Derogatory Language and Policy Violation Not Sufficient to Insulate Employer from Wrongful Discharge Claim

Posted on: February 6th, 2020

Richard Christie appealed a grant of summary judgment following dismissal of his cause of action for violations of the Iowa Civil Rights Act and wrongful discharge against his employer.  In reversing the grant of summary judgment, the Court of Appeals held that Christie had generated fact questions on both claims.

Christie was employed by Crawford County Memorial Hospital (CCMH) as an EMT-Paramedic.  On January 27, 2014, Christie called a supervisor a derogatory term and made comments about her weight and was discharged.  After filing a grievance with his union and speaking with a supervisor, CCMH rehired Christie and Christie signed a zero-tolerance agreement acknowledging that Christie could be terminated for conduct relating to “any defamation of character or profanity that is used to refer to any employee, patient, or visitor within the Hospital . . . .”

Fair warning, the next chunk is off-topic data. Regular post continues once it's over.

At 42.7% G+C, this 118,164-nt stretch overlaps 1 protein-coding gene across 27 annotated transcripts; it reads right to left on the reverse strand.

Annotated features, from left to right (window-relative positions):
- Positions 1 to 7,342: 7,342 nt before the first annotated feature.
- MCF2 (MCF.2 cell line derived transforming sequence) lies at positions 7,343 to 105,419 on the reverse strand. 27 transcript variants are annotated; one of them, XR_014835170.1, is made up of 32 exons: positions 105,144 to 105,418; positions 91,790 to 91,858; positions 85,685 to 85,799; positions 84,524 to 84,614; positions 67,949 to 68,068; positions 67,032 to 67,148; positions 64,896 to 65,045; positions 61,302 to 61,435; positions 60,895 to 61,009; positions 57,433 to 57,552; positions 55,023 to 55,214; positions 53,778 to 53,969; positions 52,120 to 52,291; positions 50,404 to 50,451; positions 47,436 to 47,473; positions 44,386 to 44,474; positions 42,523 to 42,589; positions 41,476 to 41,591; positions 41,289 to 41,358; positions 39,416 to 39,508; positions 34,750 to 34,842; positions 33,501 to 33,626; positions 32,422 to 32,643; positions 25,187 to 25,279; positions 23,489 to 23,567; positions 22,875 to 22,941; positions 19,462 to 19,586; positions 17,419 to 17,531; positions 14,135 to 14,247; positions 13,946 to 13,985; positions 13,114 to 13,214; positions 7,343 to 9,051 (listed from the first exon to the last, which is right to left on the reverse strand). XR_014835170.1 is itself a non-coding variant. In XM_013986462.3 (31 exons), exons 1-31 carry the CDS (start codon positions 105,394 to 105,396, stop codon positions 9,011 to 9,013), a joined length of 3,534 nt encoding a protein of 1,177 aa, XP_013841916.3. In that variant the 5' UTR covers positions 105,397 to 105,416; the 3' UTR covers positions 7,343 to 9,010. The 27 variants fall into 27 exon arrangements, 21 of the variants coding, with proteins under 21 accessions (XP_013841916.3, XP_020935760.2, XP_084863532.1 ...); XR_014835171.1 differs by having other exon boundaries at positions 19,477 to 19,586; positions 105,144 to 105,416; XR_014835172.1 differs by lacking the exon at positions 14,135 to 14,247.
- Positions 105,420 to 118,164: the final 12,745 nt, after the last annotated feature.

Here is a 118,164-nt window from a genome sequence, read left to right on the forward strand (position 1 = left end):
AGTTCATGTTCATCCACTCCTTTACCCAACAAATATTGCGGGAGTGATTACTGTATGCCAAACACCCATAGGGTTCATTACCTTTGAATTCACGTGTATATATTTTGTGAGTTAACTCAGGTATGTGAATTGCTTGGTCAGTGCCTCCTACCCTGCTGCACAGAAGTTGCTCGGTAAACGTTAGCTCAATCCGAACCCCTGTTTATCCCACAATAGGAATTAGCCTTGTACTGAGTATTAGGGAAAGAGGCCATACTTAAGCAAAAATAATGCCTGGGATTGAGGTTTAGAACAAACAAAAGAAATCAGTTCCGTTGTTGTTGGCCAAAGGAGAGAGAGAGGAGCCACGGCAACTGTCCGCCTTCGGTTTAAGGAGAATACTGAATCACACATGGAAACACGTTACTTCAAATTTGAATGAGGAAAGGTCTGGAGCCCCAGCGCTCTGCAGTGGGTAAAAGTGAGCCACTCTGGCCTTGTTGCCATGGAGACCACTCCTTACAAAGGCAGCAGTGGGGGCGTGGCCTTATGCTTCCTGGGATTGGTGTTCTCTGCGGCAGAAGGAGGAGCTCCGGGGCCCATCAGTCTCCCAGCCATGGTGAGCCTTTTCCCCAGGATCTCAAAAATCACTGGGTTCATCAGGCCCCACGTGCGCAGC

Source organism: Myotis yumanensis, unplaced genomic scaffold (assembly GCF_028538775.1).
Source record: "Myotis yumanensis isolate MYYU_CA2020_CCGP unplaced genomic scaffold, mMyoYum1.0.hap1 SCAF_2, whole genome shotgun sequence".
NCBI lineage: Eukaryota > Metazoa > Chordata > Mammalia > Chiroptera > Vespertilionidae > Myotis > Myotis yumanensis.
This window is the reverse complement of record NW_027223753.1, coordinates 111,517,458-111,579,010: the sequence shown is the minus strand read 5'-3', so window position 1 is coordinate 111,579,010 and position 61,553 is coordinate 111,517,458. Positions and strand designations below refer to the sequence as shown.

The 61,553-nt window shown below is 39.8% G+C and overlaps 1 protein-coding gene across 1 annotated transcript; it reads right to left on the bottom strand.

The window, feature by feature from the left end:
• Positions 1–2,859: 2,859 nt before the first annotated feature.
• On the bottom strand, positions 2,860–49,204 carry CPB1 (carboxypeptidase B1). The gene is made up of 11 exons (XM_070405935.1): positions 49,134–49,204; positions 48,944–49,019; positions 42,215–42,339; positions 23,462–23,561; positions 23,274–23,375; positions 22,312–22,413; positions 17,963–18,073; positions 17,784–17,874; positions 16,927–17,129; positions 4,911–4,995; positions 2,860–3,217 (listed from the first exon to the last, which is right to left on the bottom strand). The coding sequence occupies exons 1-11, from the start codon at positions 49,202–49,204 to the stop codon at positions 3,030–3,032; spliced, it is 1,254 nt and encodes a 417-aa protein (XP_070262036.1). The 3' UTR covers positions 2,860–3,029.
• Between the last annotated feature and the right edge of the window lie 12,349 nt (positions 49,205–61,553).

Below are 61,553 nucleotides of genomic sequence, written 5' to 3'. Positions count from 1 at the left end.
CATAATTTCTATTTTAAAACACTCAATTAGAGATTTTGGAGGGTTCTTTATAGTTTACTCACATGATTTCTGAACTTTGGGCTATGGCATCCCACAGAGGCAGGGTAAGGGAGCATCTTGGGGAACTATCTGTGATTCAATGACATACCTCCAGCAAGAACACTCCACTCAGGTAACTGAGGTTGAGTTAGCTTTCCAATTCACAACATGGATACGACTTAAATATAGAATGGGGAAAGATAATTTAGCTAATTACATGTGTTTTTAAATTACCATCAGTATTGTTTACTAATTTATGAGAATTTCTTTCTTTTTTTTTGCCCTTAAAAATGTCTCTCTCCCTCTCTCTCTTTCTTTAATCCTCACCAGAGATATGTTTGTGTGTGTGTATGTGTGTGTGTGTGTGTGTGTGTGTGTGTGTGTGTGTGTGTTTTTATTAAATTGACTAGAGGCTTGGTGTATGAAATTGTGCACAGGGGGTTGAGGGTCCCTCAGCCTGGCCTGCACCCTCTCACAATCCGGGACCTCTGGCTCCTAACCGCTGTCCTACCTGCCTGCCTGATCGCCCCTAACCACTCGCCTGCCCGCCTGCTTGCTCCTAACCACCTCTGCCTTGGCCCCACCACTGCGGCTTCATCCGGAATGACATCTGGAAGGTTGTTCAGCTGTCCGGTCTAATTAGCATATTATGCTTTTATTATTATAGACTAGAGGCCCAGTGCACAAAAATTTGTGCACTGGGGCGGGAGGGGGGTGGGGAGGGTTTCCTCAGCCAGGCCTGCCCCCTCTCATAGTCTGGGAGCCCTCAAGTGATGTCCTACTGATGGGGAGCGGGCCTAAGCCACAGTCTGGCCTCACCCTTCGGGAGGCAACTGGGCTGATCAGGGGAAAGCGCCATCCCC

In December 2014, Christie filed a complaint with the Iowa Civil Rights Commission (ICRC) alleging that his termination related to his sexual orientation and that he was paid less than similarly situated straight males working for CCMH.  In May 2015, Christie learned he was the subject of an investigation after a patient complained that Christie made a derogatory comment to her.  The woman and her mother reported that Christie made derogatory comments concerning the patient’s weight.  Christie admitted to making comments about the patient’s weight and saying “ow, my back” as he helped lower the patient down a flight of stairs.  After the investigation, Christie was terminated.

In May 2016, Christie filed a petition alleging CCMH had terminated him based on his sexual orientation and retaliated against him after he filed the ICRC complaint.

In finding a fact dispute, the Court of Appeals noted that the parties did not dispute that Christie presented a prima facie claim for discrimination and CCMH offered a legitimate, non-discriminatory reason for discharge.  Instead, the sole argument on appeal related to whether the District Court properly analyzed Christie’s claim for pretext.

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